August 19 marks World Humanitarian Day, a time to recognize humanitarians’ meaningful work and the risks they take every day.
Humanitarians support people in extreme need, often in areas affected by conflicts or disasters, by ensuring that their most basic needs such as food, water, shelter, and protection are met. Over the years, the scale and complexity of humanitarian work has continued to grow. As of June 2023, the U.N. Secretary-General highlighted that as many as 360 million people need humanitarian assistance worldwide compared to the U.N. Office for the Coordination of Humanitarian Affairs’ (OCHA) assessment of 136 million people five years ago.
This year’s theme, #NoMatterWhat, reflects the humanitarian principles of humanity, neutrality, impartiality, and independence that guide the operations of every humanitarian worker, every day. Enshrined in U.N. General Assembly resolutions 46/182 and 58/114, the principles ensure that aid is delivered to the people with respect and only on the basis of need—without discrimination. Such principles allow humanitarians to access affected populations by ensuring they are not siding with any party to the conflict.
Unfortunately, these principles are not always respected. This year marks the 20th anniversary of the attack on U.N. Headquarters in Baghdad, Iraq on August 19, 2003, which killed 22 humanitarian aid workers. This is one example of countless targeted attacks on humanitarians.
In addition to threats stemming from the increased politicization of aid, humanitarian operations are also undermined by administrative impediments, competition for funding, and donor reporting burdens. To reach beneficiaries in a timely manner and preserve future access to affected populations, humanitarian organizations must respond to demands from local actors while upholding the humanitarian principles. Navigating this requires extensive negotiations with stakeholders, including local actors and communities, U.N. agencies, and donors.
Against this backdrop, humanitarian response encompasses the collective efforts of local communities who normally are the first responders, advocacy teams who garner financial support from donors, operational NGOs who procure and deliver aid, and in-country NGO consortia who facilitate coordination between NGOs and stakeholders. As such, humanitarian operations rely on both nationals and expatriates to be successful. According to OCHA’s Global Humanitarian Overview 2023, local and national actors accounted for 48% of members in national-level clusters, sectors, and areas of responsibility of 29 humanitarian operations globally in 2021.
Stories From Humanitarians
To shed light on the operations, challenges, and hope of the sector, we are pleased to share stories from the humanitarian community.
- Sudan’s INGO Forum Coordinator described his work as building a sense of community among organizations. Responding to beneficiaries’ varying needs requires collaboration between many NGOs. Creating this collaborative environment involves daily check-in calls with 70 NGO members to monitor emerging tensions and engaging with national civil society organizations, academia, and donors to remove administrative barriers as neutrality alone does not guarantee NGOs access to affected areas. While the task is not easy, he believes that there is an opportunity to improve the existing global aid system in Sudan. The overwhelming needs following the breakout of violence in April has provided an opportunity to review the current response and redesign it for the better. Although NGOs and communities are coordinating to support those in need, 2.6 million people in Sudan are still displaced. In such dynamics, he also recognizes the vital role of the Sudanese civilians who have welcomed displaced people into their homes.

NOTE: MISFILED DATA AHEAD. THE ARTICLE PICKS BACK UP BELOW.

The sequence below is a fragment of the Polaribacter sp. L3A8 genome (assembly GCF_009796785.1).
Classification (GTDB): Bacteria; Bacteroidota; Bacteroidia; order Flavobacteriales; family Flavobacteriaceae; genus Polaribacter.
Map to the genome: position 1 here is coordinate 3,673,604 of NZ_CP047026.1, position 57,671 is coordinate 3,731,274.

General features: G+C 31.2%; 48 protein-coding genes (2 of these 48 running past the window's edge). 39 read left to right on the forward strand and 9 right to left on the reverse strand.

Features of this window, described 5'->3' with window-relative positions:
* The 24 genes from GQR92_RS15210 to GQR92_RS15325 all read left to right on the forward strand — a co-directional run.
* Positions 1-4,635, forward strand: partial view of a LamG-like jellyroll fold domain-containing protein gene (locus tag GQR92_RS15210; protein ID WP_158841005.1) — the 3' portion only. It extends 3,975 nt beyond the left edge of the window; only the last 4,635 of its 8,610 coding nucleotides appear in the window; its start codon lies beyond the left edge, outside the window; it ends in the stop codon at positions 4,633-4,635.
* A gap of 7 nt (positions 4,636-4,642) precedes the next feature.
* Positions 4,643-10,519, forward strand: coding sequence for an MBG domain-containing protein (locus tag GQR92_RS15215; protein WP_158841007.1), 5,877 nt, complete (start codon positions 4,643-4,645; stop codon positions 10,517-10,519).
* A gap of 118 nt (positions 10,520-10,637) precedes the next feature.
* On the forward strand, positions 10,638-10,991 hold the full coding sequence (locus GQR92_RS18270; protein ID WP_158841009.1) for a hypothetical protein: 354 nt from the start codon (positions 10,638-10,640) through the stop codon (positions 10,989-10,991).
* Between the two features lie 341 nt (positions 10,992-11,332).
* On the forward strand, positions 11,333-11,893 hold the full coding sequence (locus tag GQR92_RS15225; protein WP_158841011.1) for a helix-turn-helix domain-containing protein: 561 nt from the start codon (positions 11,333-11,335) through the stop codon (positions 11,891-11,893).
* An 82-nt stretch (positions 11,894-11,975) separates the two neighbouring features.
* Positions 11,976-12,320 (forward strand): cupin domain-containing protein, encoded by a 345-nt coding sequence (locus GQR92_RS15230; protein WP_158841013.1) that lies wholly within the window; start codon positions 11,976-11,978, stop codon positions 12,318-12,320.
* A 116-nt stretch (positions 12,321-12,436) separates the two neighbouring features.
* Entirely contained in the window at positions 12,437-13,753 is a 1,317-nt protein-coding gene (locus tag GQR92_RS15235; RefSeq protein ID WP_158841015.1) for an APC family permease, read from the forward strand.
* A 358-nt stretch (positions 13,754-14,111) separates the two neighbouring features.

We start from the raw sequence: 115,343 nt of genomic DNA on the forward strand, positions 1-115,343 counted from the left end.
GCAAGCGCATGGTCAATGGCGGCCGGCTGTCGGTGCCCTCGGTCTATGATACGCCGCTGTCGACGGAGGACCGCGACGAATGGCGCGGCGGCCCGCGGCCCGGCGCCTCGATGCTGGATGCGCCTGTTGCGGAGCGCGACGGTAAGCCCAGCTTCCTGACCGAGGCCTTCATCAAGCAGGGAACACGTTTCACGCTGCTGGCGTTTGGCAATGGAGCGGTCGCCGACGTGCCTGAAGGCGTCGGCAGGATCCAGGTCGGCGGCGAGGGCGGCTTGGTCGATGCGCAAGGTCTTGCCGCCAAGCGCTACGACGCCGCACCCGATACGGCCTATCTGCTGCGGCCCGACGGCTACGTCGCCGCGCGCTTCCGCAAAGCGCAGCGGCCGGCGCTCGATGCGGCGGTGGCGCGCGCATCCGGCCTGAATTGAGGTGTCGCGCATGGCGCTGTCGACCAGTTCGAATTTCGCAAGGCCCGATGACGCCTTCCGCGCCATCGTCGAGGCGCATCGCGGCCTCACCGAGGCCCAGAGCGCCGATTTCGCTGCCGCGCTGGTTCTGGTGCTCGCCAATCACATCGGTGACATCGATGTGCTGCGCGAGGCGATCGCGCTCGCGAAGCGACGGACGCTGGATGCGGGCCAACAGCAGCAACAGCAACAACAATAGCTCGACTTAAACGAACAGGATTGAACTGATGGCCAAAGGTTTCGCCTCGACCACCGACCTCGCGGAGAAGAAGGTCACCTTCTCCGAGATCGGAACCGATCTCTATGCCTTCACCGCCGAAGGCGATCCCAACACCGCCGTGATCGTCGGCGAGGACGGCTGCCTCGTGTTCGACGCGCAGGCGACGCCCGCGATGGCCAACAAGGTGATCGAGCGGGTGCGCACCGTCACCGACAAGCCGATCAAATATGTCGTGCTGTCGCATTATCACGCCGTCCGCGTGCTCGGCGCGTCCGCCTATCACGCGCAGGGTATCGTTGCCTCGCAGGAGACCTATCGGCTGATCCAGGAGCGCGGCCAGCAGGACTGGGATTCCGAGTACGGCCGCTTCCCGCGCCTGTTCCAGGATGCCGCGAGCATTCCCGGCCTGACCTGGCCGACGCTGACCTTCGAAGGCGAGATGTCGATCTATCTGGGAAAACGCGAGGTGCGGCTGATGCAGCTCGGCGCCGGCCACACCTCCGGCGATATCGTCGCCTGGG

Turkey (Türkiye) & Syria
- Regarding advocacy, a Director of Partnership Development and Management from a local NGO in Turkey (Türkiye) who is part of the Syria response highlighted that engagement between humanitarian organizations and affected populations is an important part of acquiring accurate information about the situation on the ground. Once a Syrian affected by the crisis, another D.C.-based advocate shared insights about his work in conveying the needs of fellow Syrians to policymakers and keeping operational staff updated about relevant discussions at the United Nations. The colleague identified language barriers as a key challenge for local organizations. While high-level statements are published in U.N. languages, daily communications including email correspondence are mainly in English. He stressed that using native languages is vital for truly understanding locals’ needs.
- Another advocate who is working on Ukraine shared a similar message. Communications should be delivered in the local language to increase transparency and accountability to affected populations, host communities, and the public. Having lived experience of forced displacement herself, the colleague tries to put people at the center of coordination and advocacy by inviting Ukrainians to high-level meetings.
Aid, as one InterAction Member put it, is not charity, but an act of solidarity. Although our Members operate in different contexts and roles, it is clear that the humanitarians are united in their goal to save lives. These individuals remain true to their shared principles even amidst challenges. On World Humanitarian Day 2023, InterAction recognizes the resilience of humanitarian workers who continue to do their best to reach those left furthest behind in crises—no matter who, no matter where, and #NoMatterWhat.